Competing interests: We declare that all authors in this study have no any affiliation, including employment, consultancy, patent, product development or marketing, to Eco Global Solution, Inc. We declare that all authors in this study have no competing interest to Eco Global Solution, Inc.
Mosquitoes are highly-effective vectors that transmit many devastating diseases, including malaria, dengue, and Zika. Together, these diseases are responsible for over one million deaths each year [1–4]. Of note, cases of dengue are reaching disastrous levels in Central and South America and in Southeast Asia [5–7]. Recently, the outbreak of Zika became a threat to global health and now poses a significant public health challenge [8, 9]. Major reasons for this tragic situation are the unavailability of effective vaccines, an increase of vector resistance to insecticides, and pathogen resistance to drugs [10–12].
Most mosquitoes can obtain amino acids and other nutrients needed for egg development from the blood of their vertebrate hosts. A blood meal results in a highly-regulated cyclicity in egg production, with each cycle tightly coupled to blood intake . Mosquito vitellogenesis is initiated following a blood meal. A blood meal induces the production of ovarian ecdysteroidogenic hormone from the mosquito’s brain, which stimulates the production of ecdysone in follicle cells . Ecdysone is then converted to 20-hydroxyecdysone (20E) to activate the production of yolk protein precursors in fat bodies . The target of rapamycin (TOR) signaling pathway has been shown to serve as a key cell regulator needed to complete vitellogenesis [15, 16]. TOR signaling is regulated by rapidly increasing concentrations of specific amino acids in the hemolymph post blood meal (PBM) particularly leucine . Inhibition of TOR in fat body culture systems, by either rapamycin or RNA interference (RNAi)-mediated gene depletion, results in a significant down-regulation of Vg gene transcription after amino acid stimulation [15, 16]. In addition, inhibition of TOR in vivo inhibits egg development [15, 16]. Results of these studies suggest that a thorough understanding of the molecular machinery involved in mosquito fertility will be useful for developing vector control strategies.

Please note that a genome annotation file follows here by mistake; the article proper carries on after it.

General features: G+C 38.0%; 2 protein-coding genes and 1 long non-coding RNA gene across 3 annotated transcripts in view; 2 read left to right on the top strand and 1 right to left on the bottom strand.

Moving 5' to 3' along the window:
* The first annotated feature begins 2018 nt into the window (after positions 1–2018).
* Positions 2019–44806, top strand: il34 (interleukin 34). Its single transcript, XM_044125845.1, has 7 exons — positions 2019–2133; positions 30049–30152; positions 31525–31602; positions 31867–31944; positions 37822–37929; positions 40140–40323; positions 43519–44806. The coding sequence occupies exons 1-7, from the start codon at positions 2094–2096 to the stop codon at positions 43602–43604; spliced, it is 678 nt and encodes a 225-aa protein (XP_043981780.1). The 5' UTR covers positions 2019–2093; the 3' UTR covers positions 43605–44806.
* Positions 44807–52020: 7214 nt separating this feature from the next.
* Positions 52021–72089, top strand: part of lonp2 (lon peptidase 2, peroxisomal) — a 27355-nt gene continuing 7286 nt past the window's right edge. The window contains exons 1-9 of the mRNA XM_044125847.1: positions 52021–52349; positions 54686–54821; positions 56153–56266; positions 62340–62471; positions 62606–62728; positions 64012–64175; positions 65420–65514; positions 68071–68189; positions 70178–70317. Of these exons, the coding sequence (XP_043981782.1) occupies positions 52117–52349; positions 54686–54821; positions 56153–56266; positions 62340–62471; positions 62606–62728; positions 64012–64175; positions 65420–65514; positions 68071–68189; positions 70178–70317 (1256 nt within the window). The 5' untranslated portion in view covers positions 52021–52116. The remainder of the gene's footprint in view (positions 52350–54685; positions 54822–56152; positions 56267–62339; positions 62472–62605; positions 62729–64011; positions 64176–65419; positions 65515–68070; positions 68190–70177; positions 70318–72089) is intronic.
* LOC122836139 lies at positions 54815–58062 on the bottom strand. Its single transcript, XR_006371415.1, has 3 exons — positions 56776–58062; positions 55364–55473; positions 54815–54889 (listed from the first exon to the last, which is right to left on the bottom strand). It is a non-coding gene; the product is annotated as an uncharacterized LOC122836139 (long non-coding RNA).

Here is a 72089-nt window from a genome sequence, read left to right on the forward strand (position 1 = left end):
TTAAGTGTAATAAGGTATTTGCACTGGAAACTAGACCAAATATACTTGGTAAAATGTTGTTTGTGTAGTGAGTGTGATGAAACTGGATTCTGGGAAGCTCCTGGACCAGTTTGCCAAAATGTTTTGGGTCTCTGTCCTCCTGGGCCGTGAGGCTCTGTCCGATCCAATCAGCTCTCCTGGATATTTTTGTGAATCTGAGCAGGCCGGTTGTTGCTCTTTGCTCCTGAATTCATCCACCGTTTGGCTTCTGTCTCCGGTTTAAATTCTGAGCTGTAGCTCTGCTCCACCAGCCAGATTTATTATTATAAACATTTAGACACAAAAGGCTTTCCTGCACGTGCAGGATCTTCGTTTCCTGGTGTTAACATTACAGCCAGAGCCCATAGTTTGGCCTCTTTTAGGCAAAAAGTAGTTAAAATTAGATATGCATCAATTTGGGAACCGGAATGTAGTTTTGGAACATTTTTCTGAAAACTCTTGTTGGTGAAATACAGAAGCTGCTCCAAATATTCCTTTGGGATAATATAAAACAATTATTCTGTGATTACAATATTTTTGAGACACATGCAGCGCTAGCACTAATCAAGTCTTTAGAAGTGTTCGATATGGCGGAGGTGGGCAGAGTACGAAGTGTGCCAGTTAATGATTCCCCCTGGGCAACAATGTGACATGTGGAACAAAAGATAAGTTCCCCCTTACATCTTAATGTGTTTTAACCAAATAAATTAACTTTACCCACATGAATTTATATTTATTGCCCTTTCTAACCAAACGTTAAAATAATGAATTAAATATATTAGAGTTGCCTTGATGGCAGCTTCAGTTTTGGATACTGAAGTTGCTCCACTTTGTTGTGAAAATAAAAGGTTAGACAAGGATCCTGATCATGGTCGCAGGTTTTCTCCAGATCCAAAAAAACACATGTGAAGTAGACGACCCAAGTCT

The Notch gene was discovered by Morgan et al, who observed that a partial loss of Notch function results in the formation of notches at the wing margins of Drosophila melanogaster . Experiments in the early 1980s established that the Notch gene encodes a 300-kDa, single-pass transmembrane receptor. In addition, the extracellular domain of the Notch receptor contains 36 epidermal growth factor (EGF)-like repeats that are essential for ligand binding, whereas the intracellular domain is involved in cellular signaling and contains multiple conserved protein domains. Notch-like molecules have been identified in a wide-range of organisms, from free-living nematodes (e.g., Caenorhabditis elegans) to humans, suggesting that they have important (and apparently conserved) functional roles in embryonic development . However, it is not clear what role Notch signaling plays in the development of specific tissues or how it might activate downstream genes .